In the year 1842, Bishop Whelan, and Father Ryder, S. J., paid Mrs. Floyd a visit in Tazewell County, where she then lived and were Mrs. Lewis was also a guest. They were of course much interested, and the bishop determined to erect a church at Wytheville. This was done, the Protestants contributing very liberally towards its erection. Another church was soon afterwards built at Tazewell Court-House, where Mr. Johnston then resided, and others at Bristol and Cripple Creek. In 1867 Bishop Whelan founded a Convent of the Visitation at Abingdon, and though there were not twenty Catholics in the county, it has had great success. The sisters own the building and grounds and are free of debt.
Col. Lewis removed from South Carolina and settled at the Sweet Springs, then in Virginia, now in West Virginia. That part of the State was very much in the condition already described, but. Mrs. Lewis set to work and succeeded in erecting a church there, which now has a fair congregation.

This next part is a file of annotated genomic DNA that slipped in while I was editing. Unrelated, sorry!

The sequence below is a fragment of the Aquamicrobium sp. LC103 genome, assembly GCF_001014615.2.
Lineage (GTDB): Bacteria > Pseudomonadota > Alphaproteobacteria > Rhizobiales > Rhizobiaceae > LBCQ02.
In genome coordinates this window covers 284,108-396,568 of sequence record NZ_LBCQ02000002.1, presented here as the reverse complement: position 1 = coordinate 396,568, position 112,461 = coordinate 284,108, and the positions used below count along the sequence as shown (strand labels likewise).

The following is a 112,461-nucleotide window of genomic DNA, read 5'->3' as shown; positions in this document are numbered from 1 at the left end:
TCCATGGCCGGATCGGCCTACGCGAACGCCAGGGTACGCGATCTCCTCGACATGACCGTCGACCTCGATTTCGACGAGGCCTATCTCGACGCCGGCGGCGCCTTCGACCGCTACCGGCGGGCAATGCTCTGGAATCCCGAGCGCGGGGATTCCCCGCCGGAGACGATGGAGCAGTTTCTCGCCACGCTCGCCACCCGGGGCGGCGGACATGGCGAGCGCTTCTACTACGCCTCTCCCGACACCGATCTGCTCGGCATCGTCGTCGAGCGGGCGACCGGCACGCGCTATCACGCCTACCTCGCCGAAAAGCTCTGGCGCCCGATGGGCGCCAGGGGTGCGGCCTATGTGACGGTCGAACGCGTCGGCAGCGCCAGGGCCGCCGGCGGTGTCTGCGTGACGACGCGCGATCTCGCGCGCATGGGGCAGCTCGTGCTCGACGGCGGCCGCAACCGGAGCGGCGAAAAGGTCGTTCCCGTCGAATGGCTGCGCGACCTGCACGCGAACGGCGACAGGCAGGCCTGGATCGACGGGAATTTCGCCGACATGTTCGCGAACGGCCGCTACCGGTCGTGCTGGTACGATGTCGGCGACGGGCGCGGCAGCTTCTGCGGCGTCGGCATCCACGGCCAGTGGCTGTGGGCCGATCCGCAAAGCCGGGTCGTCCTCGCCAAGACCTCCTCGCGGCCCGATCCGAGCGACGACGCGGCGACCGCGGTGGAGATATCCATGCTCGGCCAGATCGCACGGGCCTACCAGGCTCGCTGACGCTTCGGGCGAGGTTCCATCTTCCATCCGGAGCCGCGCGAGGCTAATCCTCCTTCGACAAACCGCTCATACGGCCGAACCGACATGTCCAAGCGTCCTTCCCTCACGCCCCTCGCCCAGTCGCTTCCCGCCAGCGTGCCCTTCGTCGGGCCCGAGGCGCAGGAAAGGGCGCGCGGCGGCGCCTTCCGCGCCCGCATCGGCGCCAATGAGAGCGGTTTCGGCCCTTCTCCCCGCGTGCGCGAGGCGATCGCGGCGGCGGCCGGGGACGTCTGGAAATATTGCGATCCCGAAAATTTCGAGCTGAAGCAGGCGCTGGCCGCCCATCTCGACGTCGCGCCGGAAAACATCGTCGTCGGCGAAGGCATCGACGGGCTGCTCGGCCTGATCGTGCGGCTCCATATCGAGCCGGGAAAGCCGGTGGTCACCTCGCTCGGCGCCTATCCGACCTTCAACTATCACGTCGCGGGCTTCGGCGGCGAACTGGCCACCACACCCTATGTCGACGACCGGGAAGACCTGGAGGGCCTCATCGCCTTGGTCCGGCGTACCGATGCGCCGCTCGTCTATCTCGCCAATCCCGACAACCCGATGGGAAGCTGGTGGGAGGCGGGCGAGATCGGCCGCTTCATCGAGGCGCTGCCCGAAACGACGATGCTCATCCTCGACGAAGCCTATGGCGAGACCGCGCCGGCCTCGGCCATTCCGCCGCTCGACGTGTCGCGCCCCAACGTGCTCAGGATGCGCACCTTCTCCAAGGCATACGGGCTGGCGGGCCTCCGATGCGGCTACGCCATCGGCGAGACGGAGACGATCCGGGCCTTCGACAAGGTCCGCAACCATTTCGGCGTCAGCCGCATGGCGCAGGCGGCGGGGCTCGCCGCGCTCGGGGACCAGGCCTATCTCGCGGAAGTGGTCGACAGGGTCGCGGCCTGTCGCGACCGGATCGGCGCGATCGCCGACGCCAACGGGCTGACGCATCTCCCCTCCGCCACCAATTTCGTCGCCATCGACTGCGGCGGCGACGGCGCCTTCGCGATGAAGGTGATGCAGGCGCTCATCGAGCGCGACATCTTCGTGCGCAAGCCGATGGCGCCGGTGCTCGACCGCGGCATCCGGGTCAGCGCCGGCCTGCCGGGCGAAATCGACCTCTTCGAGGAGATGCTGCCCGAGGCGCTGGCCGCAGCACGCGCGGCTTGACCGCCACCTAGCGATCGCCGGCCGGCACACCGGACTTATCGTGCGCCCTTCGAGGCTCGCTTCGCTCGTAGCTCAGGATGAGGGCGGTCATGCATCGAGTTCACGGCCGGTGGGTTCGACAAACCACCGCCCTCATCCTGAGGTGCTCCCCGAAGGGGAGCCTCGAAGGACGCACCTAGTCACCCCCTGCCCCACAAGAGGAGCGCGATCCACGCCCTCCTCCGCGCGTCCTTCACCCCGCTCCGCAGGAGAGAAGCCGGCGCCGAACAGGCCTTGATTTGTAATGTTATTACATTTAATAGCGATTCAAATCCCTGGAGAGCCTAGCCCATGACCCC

Thus we may say with truth that the conversion of Miss Floyd was the direct cause of that many other persons, and of the founding of five churches and one convent. She died on the 16th day of February, 1887, having given much of her life to charity and good works. Both rich and poor found her always to attend to their wants, and more than once, not being able to reach them otherwise, she walked in the midst of winter several miles to see the sick.
In what estimation she was held can be judged by the fact that many Protestants believed that she had been canonized, not knowing, of course that this could not be done in her lifetime.